According to a recent Global Agriculture Information Network report published by USDA, the area under oilseed in South Africa is set to increase in 2011/12, due to a recovery of oilseed prices and reduced maize plantings. A record crop of 1.626 million tonnes is expected. This reflects a 70% increase in production of sunflower seed to 831,220 tonnes, and a 26% expansion of the soybean crop to an estimated 709,350 tonnes. Production of oilseed meal and oil is estimated at 496,000 tonnes and 334,000 tonnes respectively. The expansion of soybean production in South Africa in the past 5 years is largely driven by growing farmer recognition of ‘the value of soybeans in a crop rotation system with corn’. The upward trend in soybean plantings using GM varieties is expected to continue, with production of 1.62 million tonnes expected by 2020.
Local demand for soybean meal in recent years has expanded as a result of increased South African poultry production. Overall, current consumption of oilseed meal and oil in South Africa is around 1.1m and 800,000 tonnes respectively.
With a shortage of crushing capacity, South Africa has become an exporter of soybean (122,814 tonnes in 2010, with this expected to expand to 245,000 tonnes in 2011. The main export markets are Malaysia (66,022 tonnes), Indonesia (53,609 tonnes) and China (2,300 tonnes). Efforts are underway to address this situation by stimulating investment in soybean crushing. This includes the retention of import duty (except for the EU and SADC). These duties have been retained despite lobbying from the animal feed industry for immediate duty rebates.
The bulk of South African soybean meal imports come from Argentina (98.7%), with Argentina also providing 70% of South Africa’s imports of sunflower oil. However, Germany, Netherlands and Spain were the source of 32%, 21% and 10.8% respectively of South Africa’s soybean oil imports in 2010. This needs to be seen in the context of a doubling of South African soybean oil imports in 2010 compared to 2009. This gave rise to a situation where the share of Argentina and Brazil of soybean oil imports into South Africa fell from 67.9% and 25.7% respectively to 30.3% and 5.6% respectively.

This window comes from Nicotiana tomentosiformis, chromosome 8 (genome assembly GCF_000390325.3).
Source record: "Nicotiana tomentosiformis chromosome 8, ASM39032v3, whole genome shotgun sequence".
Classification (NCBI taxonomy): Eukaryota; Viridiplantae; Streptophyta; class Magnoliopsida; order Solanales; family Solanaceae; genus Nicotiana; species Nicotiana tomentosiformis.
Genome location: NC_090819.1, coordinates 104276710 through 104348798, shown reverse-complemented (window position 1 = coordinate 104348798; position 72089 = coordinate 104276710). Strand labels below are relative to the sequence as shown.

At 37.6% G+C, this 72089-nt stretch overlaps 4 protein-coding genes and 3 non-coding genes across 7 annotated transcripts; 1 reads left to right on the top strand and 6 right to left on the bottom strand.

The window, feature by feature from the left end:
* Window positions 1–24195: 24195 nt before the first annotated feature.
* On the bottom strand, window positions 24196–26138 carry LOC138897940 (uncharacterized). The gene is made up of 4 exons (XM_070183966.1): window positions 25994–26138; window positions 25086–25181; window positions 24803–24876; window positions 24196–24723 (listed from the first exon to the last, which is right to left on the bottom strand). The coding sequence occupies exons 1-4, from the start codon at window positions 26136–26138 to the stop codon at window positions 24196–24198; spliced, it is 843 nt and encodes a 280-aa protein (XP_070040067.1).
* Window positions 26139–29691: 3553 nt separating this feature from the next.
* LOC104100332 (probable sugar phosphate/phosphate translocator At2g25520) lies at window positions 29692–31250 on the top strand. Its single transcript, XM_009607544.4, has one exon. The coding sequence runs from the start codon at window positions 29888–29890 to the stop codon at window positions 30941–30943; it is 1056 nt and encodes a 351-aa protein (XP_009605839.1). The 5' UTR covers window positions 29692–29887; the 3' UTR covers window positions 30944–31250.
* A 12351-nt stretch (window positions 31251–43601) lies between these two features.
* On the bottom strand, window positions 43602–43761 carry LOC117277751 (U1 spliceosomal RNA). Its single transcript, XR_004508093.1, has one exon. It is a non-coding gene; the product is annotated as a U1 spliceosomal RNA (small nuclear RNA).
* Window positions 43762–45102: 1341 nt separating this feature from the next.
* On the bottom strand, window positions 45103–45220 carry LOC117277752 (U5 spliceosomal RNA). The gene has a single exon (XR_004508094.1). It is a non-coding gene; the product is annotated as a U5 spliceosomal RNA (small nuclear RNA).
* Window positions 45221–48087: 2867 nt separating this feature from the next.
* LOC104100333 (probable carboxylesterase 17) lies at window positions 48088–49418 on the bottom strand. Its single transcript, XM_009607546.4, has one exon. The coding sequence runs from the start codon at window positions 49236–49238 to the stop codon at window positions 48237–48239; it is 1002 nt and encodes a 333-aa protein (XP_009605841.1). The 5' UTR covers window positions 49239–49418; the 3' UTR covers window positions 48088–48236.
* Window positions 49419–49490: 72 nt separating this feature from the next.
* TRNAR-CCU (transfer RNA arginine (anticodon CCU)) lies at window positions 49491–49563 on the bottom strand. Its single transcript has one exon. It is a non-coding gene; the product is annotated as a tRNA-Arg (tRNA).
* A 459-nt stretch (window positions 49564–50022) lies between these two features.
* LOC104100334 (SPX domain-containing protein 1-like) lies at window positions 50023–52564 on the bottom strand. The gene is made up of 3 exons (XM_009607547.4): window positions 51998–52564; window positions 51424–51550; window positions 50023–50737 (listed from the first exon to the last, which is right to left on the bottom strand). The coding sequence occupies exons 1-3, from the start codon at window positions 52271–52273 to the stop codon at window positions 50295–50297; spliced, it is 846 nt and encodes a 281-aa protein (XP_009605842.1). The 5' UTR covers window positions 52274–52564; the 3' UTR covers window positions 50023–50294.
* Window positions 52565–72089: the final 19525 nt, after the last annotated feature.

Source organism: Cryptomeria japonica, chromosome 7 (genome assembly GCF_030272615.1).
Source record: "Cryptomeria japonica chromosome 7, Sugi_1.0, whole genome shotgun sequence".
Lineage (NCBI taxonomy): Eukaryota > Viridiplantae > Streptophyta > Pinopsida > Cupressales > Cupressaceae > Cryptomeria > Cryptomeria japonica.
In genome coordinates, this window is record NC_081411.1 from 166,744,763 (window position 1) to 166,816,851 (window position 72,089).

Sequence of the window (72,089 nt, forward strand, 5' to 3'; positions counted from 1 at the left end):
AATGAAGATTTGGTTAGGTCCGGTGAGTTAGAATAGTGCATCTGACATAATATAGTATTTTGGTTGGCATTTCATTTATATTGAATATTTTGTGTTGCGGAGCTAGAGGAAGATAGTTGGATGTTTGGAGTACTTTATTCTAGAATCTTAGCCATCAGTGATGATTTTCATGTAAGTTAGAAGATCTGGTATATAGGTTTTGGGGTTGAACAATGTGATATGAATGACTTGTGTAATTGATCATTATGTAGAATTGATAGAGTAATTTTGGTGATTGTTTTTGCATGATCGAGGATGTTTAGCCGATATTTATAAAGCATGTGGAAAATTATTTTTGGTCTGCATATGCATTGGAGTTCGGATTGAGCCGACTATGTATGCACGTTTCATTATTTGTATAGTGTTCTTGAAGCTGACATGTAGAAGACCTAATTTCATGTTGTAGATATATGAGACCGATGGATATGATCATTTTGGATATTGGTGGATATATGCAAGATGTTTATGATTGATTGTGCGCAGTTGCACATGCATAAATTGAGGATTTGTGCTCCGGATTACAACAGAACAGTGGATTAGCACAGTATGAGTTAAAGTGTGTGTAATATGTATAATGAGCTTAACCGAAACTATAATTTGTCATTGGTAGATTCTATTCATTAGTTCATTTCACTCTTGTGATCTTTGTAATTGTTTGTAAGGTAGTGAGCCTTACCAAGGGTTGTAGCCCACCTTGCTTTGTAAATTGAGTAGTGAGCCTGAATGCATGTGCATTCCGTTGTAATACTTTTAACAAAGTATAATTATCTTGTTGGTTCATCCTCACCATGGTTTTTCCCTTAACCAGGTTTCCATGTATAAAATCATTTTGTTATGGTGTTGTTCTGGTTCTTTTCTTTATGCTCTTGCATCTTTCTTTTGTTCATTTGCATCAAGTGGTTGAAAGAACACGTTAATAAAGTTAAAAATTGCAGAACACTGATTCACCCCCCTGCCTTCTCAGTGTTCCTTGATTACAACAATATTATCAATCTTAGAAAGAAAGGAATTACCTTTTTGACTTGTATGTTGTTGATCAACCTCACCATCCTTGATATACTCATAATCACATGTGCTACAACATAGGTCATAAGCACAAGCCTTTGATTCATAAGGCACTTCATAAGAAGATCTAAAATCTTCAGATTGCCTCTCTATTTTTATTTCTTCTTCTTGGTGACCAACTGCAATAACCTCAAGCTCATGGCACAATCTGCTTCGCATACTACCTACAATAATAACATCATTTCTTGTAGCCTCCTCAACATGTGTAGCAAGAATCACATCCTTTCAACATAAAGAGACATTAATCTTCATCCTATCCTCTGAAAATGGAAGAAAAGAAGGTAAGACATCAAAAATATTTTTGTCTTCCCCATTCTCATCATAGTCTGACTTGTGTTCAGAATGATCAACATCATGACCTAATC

Against the background of the current shortfall in supply of oilseed products in South Africa, it should be noted that the EU enjoys duty-free access to the South African market for oilseed products. This gives EU exporters tariff advantages over Argentinean and Brazilian suppliers.
Table: South African tariff for imports of oilseed products
|Product||Sunflower seed||Soybeans||Peanuts||Soybean meal||Sunflower meal||Soybean oil||Sunflower oil|
It is not clear to what extent the duty-free access enjoyed by EU exporters of soybean oil, compared to the 10% tariff paid by their competitors in Argentina and Brazil, is a factor in the increased market share that EU suppliers have gained in South Africa’s expanding soybean-oil import market. However, it is precisely this type of competitive edge that the EU’s FTA policy is designed to deliver to EU exporters of food and agricultural products.
This raises an interesting dimension to the current discussions on the MFN clause in the SADC–EU EPA negotiations. If SADC EPA configuration member governments agree to the inclusion of an MFN clause in the SADC–EU EPA, it would make it very difficult by the nature of this very principle for the SADC EPA configuration governments to resist the inclusion of a similar provision in any SACU–Mercosur agreement (the Mercosur group includes Argentina and Brazil). The inclusion of such a provision in a SACU–Mercosur agreement however would remove the preferential margins which EU soybean oil exporters currently enjoy on the SACU market.